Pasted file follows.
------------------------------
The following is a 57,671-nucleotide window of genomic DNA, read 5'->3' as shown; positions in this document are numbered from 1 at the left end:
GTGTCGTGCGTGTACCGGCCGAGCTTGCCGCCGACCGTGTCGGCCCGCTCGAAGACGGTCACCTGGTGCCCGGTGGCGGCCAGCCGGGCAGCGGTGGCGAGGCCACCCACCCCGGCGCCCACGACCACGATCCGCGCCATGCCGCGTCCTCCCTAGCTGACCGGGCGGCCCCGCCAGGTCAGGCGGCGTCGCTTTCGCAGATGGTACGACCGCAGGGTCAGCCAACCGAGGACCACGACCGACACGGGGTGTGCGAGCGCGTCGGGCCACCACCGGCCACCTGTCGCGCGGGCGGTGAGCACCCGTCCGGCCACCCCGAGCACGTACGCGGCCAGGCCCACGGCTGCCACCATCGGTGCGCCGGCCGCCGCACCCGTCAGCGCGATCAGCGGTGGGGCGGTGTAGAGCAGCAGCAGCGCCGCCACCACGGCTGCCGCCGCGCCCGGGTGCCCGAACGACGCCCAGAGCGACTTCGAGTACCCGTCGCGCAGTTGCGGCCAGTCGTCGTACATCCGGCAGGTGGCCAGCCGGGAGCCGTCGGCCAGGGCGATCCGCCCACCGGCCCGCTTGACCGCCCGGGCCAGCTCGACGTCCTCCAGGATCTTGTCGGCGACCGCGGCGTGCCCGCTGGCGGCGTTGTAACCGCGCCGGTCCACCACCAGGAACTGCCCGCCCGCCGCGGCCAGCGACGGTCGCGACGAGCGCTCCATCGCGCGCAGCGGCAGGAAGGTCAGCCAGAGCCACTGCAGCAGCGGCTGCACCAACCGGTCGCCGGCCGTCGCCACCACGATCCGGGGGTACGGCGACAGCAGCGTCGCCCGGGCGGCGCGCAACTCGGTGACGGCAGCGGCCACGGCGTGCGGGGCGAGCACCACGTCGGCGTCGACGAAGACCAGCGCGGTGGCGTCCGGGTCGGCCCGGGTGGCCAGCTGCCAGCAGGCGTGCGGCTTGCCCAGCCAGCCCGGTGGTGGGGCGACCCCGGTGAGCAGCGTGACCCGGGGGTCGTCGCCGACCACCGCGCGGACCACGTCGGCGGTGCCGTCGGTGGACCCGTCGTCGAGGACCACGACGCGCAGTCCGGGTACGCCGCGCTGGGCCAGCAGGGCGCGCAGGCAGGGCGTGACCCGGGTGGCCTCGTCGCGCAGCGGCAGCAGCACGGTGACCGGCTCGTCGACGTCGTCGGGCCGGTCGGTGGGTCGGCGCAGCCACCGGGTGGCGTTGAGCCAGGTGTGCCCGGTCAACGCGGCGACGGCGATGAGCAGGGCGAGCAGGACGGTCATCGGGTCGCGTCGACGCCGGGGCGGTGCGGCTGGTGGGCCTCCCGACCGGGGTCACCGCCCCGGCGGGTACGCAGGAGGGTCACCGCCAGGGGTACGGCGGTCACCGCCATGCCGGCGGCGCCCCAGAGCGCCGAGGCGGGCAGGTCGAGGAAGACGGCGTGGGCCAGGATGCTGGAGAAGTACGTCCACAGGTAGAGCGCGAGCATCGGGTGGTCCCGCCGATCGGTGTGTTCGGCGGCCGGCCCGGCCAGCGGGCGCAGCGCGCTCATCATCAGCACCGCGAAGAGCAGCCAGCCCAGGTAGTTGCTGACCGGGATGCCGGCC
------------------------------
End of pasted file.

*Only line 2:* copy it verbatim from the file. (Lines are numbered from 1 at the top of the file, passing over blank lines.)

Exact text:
GTGTCGTGCGTGTACCGGCCGAGCTTGCCGCCGACCGTGTCGGCCCGCTCGAAGACGGTCACCTGGTGCCCGGTGGCGGCCAGCCGGGCAGCGGTGGCGAGGCCACCCACCCCGGCGCCCACGACCACGATCCGCGCCATGCCGCGTCCTCCCTAGCTGACCGGGCGGCCCCGCCAGGTCAGGCGGCGTCGCTTTCGCAGATGGTACGACCGCAGGGTCAGCCAACCGAGGACCACGACCGACACGGGGTGTGCGAGCGCGTCGGGCCACCACCGGCCACCTGTCGCGCGGGCGGTGAGCACCCGTCCGGCCACCCCGAGCACGTACGCGGCCAGGCCCACGGCTGCCACCATCGGTGCGCCGGCCGCCGCACCCGTCAGCGCGATCAGCGGTGGGGCGGTGTAGAGCAGCAGCAGCGCCGCCACCACGGCTGCCGCCGCGCCCGGGTGCCCGAACGACGCCCAGAGCGACTTCGAGTACCCGTCGCGCAGTTGCGGCCAGTCGTCGTACATCCGGCAGGTGGCCAGCCGGGAGCCGTCGGCCAGGGCGATCCGCCCACCGGCCCGCTTGACCGCCCGGGCCAGCTCGACGTCCTCCAGGATCTTGTCGGCGACCGCGGCGTGCCCGCTGGCGGCGTTGTAACCGCGCCGGTCCACCACCAGGAACTGCCCGCCCGCCGCGGCCAGCGACGGTCGCGACGAGCGCTCCATCGCGCGCAGCGGCAGGAAGGTCAGCCAGAGCCACTGCAGCAGCGGCTGCACCAACCGGTCGCCGGCCGTCGCCACCACGATCCGGGGGTACGGCGACAGCAGCGTCGCCCGGGCGGCGCGCAACTCGGTGACGGCAGCGGCCACGGCGTGCGGGGCGAGCACCACGTCGGCGTCGACGAAGACCAGCGCGGTGGCGTCCGGGTCGGCCCGGGTGGCCAGCTGCCAGCAGGCGTGCGGCTTGCCCAGCCAGCCCGGTGGTGGGGCGACCCCGGTGAGCAGCGTGACCCGGGGGTCGTCGCCGACCACCGCGCGGACCACGTCGGCGGTGCCGTCGGTGGACCCGTCGTCGAGGACCACGACGCGCAGTCCGGGTACGCCGCGCTGGGCCAGCAGGGCGCGCAGGCAGGGCGTGACCCGGGTGGCCTCGTCGCGCAGCGGCAGCAGCACGGTGACCGGCTCGTCGACGTCGTCGGGCCGGTCGGTGGGTCGGCGCAGCCACCGGGTGGCGTTGAGCCAGGTGTGCCCGGTCAACGCGGCGACGGCGATGAGCAGGGCGAGCAGGACGGTCATCGGGTCGCGTCGACGCCGGGGCGGTGCGGCTGGTGGGCCTCCCGACCGGGGTCACCGCCCCGGCGGGTACGCAGGAGGGTCACCGCCAGGGGTACGGCGGTCACCGCCATGCCGGCGGCGCCCCAGAGCGCCGAGGCGGGCAGGTCGAGGAAGACGGCGTGGGCCAGGATGCTGGAGAAGTACGTCCACAGGTAGAGCGCGAGCATCGGGTGGTCCCGCCGATCGGTGTGTTCGGCGGCCGGCCCGGCCAGCGGGCGCAGCGCGCTCATCATCAGCACCGCGAAGAGCAGCCAGCCCAGGTAGTTGCTGACCGGGATGCCGGCC